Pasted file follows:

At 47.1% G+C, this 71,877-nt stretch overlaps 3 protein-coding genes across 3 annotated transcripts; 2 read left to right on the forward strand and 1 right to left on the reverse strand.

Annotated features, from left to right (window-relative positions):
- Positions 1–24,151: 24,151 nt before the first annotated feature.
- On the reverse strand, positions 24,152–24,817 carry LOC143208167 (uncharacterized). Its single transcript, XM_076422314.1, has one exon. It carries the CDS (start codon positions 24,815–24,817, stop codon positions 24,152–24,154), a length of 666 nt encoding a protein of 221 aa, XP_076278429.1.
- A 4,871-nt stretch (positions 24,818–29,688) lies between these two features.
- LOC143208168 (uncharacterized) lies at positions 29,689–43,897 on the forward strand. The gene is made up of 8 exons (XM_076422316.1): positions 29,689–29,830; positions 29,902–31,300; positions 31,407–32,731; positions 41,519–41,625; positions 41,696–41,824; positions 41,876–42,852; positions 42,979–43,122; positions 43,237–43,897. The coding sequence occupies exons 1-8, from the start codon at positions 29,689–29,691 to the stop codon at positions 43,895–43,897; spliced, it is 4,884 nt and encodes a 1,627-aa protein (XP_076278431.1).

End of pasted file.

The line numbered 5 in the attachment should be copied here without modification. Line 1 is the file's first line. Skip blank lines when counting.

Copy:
- A 4,871-nt stretch (positions 24,818–29,688) lies between these two features.